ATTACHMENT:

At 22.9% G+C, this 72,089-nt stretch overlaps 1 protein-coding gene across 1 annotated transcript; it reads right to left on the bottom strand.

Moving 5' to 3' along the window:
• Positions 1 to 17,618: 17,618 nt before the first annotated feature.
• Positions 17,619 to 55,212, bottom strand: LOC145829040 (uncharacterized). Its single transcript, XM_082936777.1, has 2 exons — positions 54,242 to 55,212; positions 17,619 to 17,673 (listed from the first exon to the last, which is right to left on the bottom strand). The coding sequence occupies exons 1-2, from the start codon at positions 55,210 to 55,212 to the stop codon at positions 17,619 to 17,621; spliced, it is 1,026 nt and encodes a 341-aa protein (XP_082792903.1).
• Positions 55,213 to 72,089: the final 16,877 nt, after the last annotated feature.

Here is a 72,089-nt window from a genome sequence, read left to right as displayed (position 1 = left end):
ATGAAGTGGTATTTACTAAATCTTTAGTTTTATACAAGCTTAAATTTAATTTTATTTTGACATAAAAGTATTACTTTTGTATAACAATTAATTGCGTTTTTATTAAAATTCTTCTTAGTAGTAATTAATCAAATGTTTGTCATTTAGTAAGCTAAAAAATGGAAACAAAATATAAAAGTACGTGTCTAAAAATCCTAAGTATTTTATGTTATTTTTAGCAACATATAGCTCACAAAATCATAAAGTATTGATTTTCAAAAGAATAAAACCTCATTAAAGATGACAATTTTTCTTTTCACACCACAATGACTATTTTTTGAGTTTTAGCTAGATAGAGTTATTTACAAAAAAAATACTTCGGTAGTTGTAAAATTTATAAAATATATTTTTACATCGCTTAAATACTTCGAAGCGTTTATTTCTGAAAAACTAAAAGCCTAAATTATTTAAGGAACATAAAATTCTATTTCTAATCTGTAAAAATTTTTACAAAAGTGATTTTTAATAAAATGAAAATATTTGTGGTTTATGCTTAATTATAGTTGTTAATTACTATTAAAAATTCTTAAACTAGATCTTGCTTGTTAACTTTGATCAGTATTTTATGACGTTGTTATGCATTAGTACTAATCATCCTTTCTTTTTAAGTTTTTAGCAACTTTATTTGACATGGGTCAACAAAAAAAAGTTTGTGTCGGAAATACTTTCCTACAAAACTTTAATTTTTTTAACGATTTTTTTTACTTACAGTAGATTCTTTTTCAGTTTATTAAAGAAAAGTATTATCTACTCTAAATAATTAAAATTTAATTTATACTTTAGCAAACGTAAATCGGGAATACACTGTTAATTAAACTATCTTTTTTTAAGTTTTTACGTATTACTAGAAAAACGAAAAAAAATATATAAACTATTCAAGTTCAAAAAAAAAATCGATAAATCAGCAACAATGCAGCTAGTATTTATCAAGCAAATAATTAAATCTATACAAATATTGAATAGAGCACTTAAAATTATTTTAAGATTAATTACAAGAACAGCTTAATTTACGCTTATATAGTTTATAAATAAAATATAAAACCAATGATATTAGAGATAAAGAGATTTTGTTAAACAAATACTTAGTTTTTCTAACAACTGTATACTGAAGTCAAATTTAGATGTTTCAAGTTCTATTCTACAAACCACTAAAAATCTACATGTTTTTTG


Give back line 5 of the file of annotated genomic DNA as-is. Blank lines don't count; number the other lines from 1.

• Positions 55,213 to 72,089: the final 16,877 nt, after the last annotated feature.